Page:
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Black Summer

On the longest day of the year
we wait for nightfall, slouching on
your grandmother’s porch, pack
of cigarettes balanced on the arm
of your plastic lawn chair.
We smoke and watch the cars
streak by on the highway,
the supersonic whine of
engines drowning out the rattle
of insects hiding in the tall
grasses. You push your long
black hair, sticky with sweat, off
the back of your neck, and I
pretend not to notice the leonine
grace of your movements, your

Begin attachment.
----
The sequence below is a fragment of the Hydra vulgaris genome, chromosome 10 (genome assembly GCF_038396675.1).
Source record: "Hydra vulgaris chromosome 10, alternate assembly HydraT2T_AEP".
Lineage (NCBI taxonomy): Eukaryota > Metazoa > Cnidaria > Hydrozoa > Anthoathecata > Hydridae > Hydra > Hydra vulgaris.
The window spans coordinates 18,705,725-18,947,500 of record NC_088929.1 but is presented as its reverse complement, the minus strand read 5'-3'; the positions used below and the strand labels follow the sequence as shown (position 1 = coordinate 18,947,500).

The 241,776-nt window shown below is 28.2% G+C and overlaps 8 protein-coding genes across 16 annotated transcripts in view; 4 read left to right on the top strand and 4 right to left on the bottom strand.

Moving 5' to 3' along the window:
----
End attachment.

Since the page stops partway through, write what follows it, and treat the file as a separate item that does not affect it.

long guitarist’s fingers cinching
it like a belt, cigarette dangling,
eyes closed against the heat
and the oily cloud of progress’s
exhaust.

When night comes we’ll move
under cover of darkness to the
field behind your grandmother’s
house. We’ll look for the star
burning like a chancel lamp.
On the shortest night of the year,
we’ll say our prayers in smoke-
shrouded voices the way your
grandmother taught us, even
though we were not the girls
tradition required, but boys, now
men.

For now we sit in the heat,
just out of the sunlight,
watching the blur of heavy
machinery on the road.
I steal the cigarette out of
your hand, pretend that it’s a
kiss.